Nuclear Waste Policy Amendments Act of 2019

H.R. 2699/S. 1234

H.R. 2699


  • Rep. Jerry McNerney (D-CA)


  • Rep. John Shimkus (R-IL)
  • Rep. Scott H. Peters (D-CA)
  • Rep. Jeff Duncan (R-SC)
  • Rep. Salud O. Carbajal (D-CA)
  • Rep. Debbie Lesko (R-AZ)
  • Rep. Lisa Blunt Rochester (D-DE)
  • Rep. Fred Upton (R-MI)
  • Rep. William R. Keating (D-MA)
  • Rep. Rick W. Allen (R-GA)
  • Rep. Michael F. Doyle (D-PA)
  • Rep. Joe Wilson (R-SC)
  • Rep. Joe Courtney (D-CT)
  • Rep. Troy Balderson (R-OH)


Nuclear waste is building up at power plants around the country because of the federal government’s failed promise to take the waste and store it in a permanent storage site. This is bad news for the U.S. taxpayer. They are forced to pay hundreds of millions of dollars each year to maintain nuclear waste at these plants. “Put simply, this nation’s failure to come to grips with the nuclear waste issue has already proved damaging and costly.” — The Department of Energy’s Blue Ribbon Commission on America’s Nuclear Future36 Not only is the political quagmire costing taxpayers, it’s also been ruled illegal by the courts. Under the Nuclear Waste Act of 1982, the federal government promised nuclear power plants that they would handle the waste. Yucca Mountain was selected after it was determined to be the prime geologic choice of 10 different locations. The bipartisan Nuclear Waste Policy Amendments Act would authorize privately owned interim storage options in the short-term as requested by stakeholders living near shut down nuclear plants, while removing barriers to the licensing and development of a permanent long-term solution. The Nuclear Waste Policy Act of 1982 established Yucca Mountain as the site for the first federal geologic repository of spent nuclear fuel. Since that time utilities have paid billions into the nuclear waste fund (as above), to advancing the licensing process.


  • Advances Yucca Mountain licensing forward by helping to resolve outstanding water access and funding questions;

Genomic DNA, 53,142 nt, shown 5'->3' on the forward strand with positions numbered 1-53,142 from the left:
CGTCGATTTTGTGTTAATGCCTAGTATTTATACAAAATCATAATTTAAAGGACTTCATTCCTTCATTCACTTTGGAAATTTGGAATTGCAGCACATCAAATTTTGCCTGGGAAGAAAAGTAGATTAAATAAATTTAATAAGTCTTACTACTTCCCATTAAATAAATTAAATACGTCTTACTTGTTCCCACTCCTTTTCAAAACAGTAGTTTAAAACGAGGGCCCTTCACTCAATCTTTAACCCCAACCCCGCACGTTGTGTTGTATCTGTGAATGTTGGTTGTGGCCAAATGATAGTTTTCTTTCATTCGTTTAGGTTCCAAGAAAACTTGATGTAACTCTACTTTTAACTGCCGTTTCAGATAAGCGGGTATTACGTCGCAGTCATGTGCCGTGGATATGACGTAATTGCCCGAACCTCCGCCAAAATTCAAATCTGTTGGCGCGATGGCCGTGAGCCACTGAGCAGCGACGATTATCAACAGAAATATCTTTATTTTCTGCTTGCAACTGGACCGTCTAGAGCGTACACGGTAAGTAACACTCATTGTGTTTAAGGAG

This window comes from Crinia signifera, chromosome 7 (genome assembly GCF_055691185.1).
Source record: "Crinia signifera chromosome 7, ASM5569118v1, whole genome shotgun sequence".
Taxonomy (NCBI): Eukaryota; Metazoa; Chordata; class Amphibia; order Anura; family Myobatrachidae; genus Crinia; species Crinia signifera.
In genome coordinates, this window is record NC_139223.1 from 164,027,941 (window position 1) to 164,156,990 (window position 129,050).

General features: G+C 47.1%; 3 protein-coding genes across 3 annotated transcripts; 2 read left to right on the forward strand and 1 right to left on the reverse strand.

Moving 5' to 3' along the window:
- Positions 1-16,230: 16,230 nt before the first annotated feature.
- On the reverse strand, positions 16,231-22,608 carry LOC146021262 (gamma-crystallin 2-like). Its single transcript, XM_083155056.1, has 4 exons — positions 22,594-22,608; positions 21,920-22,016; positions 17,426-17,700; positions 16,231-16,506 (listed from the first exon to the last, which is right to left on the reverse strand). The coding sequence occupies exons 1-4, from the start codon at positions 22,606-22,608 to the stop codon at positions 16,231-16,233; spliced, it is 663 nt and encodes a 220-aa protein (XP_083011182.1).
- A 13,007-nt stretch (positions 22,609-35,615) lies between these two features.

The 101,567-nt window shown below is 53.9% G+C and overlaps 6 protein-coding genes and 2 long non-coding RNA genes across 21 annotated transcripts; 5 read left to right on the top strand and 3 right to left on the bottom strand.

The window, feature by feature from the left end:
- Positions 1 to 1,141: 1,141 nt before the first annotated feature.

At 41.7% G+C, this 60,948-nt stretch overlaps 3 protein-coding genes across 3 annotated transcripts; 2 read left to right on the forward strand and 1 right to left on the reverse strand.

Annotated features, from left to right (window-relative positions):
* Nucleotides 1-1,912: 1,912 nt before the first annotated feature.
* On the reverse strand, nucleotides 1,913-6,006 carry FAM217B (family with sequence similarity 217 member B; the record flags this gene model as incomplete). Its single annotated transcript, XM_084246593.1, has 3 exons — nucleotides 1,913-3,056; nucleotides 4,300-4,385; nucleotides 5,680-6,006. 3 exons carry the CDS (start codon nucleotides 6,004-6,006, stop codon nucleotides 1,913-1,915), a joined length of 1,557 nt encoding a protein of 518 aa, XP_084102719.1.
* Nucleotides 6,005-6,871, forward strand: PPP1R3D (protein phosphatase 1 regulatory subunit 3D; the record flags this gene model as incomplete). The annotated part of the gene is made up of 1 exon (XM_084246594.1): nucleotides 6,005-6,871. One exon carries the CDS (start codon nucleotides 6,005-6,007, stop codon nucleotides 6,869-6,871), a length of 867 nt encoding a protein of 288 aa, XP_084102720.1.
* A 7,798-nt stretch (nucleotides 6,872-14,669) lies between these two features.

• Authorizes DOE to contract with privately owned facilities for interim consolidated waste using a consent based process;
  • Integrates federal nuclear waste management activities associated with the transportation and storage of spent fuel, including any interim storage program, to ensure federal actions work towards the goal of permanent geologic disposal.
  • Strengthens the federal government’s local stakeholder engagement for areas identified as a host to a repository or interim storage facility, with a priority towards Nevada.

View the full text of H.R.2699

S. 1234


  • Sen. Lamar Alexander (R-TN)
  • Sen. Lisa Murkowski (R-AK)
  • Sen. Dianne Feinstein (D-CA)


Over 75,000 metric tons of spent nuclear fuel, or “nuclear waste”, are sitting at more than 70 sites (mostly nuclear power plants) across America.[source id="1"] Fourteen plants are no longer operational, but must still maintain security personnel for monitoring purposes.[source id="2"] This is clearly not a responsible, long-term solution because the waste can persist for thousands of years. The act is a bipartisan effort to safeguard and permanently dispose of the nation’s stockpiles of spent nuclear fuel, which are currently accumulating at separate sites across the country. Several states, such as Illinois and Kentucky, have understandably banned new nuclear development until the waste can be properly stored. Making nuclear waste disposal easier and safer will remove a roadblock to new nuclear development. The bill would create a new nuclear waste administration body to have politically independent control over nuclear waste management, similar to what the Nuclear Regulatory Commission is for nuclear safety and security. This body would focus on consent based siting for both interim and permanent nuclear disposal sites.


  • Establish a new federal organization to manage nuclear waste
  • Provide a consensual process for siting nuclear waste facilities
  • Authorizes interim storage of nuclear waste
  • Ensure adequate funding for managing nuclear waste

View the full text of S. 1234